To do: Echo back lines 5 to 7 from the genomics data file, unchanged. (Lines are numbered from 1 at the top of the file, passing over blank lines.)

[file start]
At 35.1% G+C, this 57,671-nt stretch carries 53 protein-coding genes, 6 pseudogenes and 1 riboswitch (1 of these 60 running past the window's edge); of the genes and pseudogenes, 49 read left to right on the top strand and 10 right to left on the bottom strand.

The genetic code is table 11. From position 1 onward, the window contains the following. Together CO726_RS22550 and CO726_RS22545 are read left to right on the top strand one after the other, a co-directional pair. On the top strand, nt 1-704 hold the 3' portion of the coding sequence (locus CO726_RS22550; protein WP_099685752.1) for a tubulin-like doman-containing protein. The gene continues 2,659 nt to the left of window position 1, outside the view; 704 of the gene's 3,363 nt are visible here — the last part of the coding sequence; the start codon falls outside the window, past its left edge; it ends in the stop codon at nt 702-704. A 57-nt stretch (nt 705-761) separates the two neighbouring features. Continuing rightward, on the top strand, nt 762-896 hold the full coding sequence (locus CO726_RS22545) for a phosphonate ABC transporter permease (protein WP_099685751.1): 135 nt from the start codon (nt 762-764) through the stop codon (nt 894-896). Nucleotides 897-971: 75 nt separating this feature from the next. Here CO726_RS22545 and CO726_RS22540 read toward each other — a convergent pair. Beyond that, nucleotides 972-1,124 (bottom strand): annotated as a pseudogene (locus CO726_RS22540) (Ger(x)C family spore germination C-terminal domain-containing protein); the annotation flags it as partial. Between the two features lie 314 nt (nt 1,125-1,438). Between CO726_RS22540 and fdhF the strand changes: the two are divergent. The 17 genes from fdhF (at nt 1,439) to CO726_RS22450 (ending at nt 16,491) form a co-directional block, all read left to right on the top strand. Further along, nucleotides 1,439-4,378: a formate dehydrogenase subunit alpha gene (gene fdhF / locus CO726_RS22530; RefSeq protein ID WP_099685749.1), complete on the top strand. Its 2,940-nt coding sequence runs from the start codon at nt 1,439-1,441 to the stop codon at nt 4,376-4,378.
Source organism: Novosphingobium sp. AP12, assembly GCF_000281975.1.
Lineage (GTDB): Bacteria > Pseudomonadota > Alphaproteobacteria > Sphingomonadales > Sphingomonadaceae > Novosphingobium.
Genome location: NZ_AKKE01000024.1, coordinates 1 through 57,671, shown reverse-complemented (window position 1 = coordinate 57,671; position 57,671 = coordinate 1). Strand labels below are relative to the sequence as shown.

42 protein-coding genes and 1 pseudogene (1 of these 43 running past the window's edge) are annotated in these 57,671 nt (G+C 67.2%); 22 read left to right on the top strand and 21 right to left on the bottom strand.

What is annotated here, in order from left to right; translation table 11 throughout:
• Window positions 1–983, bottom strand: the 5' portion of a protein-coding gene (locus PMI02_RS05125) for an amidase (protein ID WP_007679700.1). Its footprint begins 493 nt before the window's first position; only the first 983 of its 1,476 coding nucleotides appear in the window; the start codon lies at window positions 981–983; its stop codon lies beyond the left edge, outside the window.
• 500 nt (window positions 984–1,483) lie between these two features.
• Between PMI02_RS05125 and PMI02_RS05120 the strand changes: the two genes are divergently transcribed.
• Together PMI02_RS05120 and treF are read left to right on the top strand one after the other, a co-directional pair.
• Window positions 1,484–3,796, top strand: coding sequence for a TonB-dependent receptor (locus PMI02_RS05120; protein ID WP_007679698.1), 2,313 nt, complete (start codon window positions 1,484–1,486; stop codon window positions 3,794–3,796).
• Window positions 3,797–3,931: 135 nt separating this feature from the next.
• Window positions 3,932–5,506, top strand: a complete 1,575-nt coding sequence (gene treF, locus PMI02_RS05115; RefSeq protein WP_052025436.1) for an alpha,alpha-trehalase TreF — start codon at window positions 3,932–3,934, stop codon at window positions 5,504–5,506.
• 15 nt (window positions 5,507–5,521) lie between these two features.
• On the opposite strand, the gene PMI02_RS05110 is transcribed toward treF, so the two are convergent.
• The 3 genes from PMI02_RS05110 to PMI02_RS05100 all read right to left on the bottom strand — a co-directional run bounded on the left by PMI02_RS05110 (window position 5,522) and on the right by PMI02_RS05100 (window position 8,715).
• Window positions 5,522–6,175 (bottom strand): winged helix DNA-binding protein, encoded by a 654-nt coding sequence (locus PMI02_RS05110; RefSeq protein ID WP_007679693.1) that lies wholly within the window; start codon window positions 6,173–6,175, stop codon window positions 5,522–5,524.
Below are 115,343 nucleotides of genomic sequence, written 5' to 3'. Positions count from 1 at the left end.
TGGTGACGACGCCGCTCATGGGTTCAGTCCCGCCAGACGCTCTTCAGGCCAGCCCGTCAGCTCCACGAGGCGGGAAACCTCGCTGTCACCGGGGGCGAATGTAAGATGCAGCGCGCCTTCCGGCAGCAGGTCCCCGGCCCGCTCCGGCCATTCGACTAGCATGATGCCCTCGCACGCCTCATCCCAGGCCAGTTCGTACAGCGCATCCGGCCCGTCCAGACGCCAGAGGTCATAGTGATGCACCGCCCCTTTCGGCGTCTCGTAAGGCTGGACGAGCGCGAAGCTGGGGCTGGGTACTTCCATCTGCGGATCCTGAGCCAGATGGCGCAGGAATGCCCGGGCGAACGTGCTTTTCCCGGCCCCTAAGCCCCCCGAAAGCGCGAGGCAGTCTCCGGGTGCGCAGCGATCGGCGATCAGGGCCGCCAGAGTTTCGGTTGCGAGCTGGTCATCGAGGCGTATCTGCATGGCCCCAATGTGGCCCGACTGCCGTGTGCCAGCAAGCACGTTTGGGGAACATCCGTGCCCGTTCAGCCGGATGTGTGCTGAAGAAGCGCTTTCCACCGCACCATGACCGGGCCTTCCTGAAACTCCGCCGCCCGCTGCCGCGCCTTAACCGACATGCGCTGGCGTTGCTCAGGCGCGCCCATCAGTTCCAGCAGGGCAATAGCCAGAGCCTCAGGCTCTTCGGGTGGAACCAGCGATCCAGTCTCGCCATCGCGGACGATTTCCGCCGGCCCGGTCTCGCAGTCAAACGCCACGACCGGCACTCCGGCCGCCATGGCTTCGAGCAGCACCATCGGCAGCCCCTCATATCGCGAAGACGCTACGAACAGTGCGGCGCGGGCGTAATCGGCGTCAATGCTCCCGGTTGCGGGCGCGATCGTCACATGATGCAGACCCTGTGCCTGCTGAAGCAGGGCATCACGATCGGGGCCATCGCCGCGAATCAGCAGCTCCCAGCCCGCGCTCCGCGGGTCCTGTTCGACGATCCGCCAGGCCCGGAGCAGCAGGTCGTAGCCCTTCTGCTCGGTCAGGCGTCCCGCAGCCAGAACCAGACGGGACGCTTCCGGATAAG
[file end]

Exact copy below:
Genome location: NZ_AKKE01000024.1, coordinates 1 through 57,671, shown reverse-complemented (window position 1 = coordinate 57,671; position 57,671 = coordinate 1). Strand labels below are relative to the sequence as shown.

42 protein-coding genes and 1 pseudogene (1 of these 43 running past the window's edge) are annotated in these 57,671 nt (G+C 67.2%); 22 read left to right on the top strand and 21 right to left on the bottom strand.

What is annotated here, in order from left to right; translation table 11 throughout: